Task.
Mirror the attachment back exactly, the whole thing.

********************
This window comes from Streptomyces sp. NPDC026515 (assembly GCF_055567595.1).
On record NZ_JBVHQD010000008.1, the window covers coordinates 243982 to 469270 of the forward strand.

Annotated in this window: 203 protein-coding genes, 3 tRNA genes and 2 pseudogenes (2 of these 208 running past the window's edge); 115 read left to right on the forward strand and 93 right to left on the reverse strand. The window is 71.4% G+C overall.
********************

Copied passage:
This window comes from Streptomyces sp. NPDC026515 (assembly GCF_055567595.1).
On record NZ_JBVHQD010000008.1, the window covers coordinates 243982 to 469270 of the forward strand.

Annotated in this window: 203 protein-coding genes, 3 tRNA genes and 2 pseudogenes (2 of these 208 running past the window's edge); 115 read left to right on the forward strand and 93 right to left on the reverse strand. The window is 71.4% G+C overall.